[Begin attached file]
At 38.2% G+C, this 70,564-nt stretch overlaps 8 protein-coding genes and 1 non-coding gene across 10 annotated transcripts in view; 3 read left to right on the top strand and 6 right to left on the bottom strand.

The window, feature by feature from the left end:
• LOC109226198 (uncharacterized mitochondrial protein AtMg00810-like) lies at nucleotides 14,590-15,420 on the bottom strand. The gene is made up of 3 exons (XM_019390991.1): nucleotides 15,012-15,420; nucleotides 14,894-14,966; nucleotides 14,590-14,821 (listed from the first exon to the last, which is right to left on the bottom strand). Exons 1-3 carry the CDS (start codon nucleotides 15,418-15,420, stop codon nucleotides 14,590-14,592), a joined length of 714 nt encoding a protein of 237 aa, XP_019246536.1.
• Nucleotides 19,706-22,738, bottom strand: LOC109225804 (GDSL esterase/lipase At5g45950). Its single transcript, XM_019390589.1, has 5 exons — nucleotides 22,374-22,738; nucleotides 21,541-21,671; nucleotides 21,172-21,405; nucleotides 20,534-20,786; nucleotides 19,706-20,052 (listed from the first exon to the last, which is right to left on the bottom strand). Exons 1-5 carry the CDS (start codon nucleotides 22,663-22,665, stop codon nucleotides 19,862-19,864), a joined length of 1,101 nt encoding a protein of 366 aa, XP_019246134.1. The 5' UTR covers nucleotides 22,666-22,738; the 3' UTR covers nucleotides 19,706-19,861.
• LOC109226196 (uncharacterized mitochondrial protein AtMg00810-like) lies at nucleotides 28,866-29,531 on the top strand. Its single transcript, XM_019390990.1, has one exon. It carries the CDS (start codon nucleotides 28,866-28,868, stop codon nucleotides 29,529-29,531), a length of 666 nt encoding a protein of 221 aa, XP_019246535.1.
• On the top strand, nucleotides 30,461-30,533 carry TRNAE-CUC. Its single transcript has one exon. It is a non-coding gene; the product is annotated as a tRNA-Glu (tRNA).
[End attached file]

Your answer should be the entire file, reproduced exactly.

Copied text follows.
At 38.2% G+C, this 70,564-nt stretch overlaps 8 protein-coding genes and 1 non-coding gene across 10 annotated transcripts in view; 3 read left to right on the top strand and 6 right to left on the bottom strand.

The window, feature by feature from the left end:
• LOC109226198 (uncharacterized mitochondrial protein AtMg00810-like) lies at nucleotides 14,590-15,420 on the bottom strand. The gene is made up of 3 exons (XM_019390991.1): nucleotides 15,012-15,420; nucleotides 14,894-14,966; nucleotides 14,590-14,821 (listed from the first exon to the last, which is right to left on the bottom strand). Exons 1-3 carry the CDS (start codon nucleotides 15,418-15,420, stop codon nucleotides 14,590-14,592), a joined length of 714 nt encoding a protein of 237 aa, XP_019246536.1.
• Nucleotides 19,706-22,738, bottom strand: LOC109225804 (GDSL esterase/lipase At5g45950). Its single transcript, XM_019390589.1, has 5 exons — nucleotides 22,374-22,738; nucleotides 21,541-21,671; nucleotides 21,172-21,405; nucleotides 20,534-20,786; nucleotides 19,706-20,052 (listed from the first exon to the last, which is right to left on the bottom strand). Exons 1-5 carry the CDS (start codon nucleotides 22,663-22,665, stop codon nucleotides 19,862-19,864), a joined length of 1,101 nt encoding a protein of 366 aa, XP_019246134.1. The 5' UTR covers nucleotides 22,666-22,738; the 3' UTR covers nucleotides 19,706-19,861.
• LOC109226196 (uncharacterized mitochondrial protein AtMg00810-like) lies at nucleotides 28,866-29,531 on the top strand. Its single transcript, XM_019390990.1, has one exon. It carries the CDS (start codon nucleotides 28,866-28,868, stop codon nucleotides 29,529-29,531), a length of 666 nt encoding a protein of 221 aa, XP_019246535.1.
• On the top strand, nucleotides 30,461-30,533 carry TRNAE-CUC. Its single transcript has one exon. It is a non-coding gene; the product is annotated as a tRNA-Glu (tRNA).